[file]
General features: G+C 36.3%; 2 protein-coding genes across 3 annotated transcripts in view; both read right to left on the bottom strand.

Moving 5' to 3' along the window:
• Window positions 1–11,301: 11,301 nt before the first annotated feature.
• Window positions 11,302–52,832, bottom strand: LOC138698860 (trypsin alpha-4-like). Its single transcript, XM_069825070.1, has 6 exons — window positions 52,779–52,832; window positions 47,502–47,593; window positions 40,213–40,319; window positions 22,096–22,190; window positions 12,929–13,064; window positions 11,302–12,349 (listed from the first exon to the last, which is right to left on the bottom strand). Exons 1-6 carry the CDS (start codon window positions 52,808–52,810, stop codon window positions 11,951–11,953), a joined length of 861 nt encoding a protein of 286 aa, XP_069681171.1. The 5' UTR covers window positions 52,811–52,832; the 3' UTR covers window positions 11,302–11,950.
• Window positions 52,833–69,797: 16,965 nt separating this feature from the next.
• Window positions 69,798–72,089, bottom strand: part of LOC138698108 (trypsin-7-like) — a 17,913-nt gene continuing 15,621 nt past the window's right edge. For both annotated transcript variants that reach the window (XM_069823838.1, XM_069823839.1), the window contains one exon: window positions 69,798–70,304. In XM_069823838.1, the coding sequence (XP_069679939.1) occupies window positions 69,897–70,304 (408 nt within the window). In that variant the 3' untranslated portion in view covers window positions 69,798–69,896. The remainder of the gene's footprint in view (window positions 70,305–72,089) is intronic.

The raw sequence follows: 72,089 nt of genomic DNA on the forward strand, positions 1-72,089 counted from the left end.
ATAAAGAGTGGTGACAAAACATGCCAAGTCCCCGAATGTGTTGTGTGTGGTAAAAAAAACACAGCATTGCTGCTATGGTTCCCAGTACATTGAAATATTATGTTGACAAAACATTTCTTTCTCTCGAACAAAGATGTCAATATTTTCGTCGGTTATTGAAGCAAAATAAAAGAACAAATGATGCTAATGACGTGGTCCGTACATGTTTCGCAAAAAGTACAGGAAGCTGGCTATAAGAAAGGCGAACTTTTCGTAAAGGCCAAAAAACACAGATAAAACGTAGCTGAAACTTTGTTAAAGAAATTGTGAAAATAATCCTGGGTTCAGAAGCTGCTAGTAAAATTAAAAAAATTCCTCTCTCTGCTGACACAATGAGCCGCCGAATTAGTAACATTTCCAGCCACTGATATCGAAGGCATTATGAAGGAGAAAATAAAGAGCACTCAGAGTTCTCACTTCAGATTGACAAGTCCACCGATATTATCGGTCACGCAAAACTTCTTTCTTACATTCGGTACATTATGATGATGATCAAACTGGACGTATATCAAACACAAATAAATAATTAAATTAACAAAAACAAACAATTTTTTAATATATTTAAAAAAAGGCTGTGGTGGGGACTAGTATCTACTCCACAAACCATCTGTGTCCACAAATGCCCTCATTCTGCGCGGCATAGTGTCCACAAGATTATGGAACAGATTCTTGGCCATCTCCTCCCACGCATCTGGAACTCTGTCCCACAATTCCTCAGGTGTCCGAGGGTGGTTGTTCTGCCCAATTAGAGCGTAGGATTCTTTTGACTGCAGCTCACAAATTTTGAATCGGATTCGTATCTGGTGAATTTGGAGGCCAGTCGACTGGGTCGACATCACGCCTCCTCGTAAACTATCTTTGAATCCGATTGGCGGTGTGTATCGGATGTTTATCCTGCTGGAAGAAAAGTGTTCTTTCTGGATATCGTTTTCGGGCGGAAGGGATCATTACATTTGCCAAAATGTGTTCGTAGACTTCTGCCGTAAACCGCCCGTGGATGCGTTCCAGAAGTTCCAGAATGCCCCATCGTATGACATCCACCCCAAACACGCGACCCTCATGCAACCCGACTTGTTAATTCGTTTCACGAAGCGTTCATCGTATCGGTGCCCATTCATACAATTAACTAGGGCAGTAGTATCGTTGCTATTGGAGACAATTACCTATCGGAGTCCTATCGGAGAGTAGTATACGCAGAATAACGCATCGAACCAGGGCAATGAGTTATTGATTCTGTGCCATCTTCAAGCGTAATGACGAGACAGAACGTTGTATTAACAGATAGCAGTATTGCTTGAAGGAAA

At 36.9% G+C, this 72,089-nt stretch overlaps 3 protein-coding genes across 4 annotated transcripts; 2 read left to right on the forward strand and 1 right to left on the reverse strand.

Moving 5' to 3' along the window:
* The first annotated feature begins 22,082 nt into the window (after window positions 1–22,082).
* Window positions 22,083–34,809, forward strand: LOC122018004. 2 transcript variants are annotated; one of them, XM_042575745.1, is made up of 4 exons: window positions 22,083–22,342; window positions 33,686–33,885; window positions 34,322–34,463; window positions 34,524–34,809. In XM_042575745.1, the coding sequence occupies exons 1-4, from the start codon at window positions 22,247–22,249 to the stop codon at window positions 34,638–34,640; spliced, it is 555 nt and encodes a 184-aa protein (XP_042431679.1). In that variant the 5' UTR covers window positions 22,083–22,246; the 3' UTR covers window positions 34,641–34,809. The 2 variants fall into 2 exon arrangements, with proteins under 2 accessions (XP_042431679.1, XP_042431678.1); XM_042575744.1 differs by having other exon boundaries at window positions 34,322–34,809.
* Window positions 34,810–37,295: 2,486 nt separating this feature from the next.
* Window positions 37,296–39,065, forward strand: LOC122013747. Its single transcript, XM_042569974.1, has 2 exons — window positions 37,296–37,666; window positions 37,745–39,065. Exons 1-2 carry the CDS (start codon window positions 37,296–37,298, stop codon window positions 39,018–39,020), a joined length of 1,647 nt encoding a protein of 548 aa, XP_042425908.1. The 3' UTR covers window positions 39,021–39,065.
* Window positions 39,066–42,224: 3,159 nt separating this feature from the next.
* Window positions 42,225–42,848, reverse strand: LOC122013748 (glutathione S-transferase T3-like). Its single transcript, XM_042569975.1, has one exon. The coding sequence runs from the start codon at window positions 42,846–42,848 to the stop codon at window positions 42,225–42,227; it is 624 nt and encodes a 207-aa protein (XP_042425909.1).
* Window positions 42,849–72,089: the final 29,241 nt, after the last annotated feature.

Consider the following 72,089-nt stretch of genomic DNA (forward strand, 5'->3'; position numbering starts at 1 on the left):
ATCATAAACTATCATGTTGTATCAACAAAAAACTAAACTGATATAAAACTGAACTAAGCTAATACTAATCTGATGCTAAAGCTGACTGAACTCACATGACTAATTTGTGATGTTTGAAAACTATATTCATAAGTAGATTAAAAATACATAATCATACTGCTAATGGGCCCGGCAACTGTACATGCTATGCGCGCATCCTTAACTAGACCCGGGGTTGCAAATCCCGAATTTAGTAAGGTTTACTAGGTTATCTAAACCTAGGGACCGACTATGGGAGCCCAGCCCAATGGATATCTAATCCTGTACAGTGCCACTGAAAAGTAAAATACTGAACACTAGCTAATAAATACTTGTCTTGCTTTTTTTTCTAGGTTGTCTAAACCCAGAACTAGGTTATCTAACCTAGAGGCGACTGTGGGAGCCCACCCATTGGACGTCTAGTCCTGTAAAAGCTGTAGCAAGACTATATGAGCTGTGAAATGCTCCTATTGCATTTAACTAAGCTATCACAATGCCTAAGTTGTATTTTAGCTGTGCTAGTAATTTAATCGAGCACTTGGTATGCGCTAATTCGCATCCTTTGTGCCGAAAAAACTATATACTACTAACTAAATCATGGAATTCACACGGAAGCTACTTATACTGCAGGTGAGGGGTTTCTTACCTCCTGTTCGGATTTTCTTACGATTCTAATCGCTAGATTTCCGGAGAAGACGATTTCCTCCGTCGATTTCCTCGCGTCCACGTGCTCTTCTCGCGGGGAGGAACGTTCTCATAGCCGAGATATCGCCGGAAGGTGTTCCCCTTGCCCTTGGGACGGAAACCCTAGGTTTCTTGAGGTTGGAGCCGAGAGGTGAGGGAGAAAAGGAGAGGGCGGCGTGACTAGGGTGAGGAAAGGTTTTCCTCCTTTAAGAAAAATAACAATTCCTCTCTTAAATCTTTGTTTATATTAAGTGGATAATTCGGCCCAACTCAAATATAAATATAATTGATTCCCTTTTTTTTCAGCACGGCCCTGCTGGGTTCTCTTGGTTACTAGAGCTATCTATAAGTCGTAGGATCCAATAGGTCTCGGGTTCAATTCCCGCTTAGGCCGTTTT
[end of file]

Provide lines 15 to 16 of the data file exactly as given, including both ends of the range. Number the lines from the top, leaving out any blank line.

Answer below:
* Window positions 39,066–42,224: 3,159 nt separating this feature from the next.
* Window positions 42,225–42,848, reverse strand: LOC122013748 (glutathione S-transferase T3-like). Its single transcript, XM_042569975.1, has one exon. The coding sequence runs from the start codon at window positions 42,846–42,848 to the stop codon at window positions 42,225–42,227; it is 624 nt and encodes a 207-aa protein (XP_042425909.1).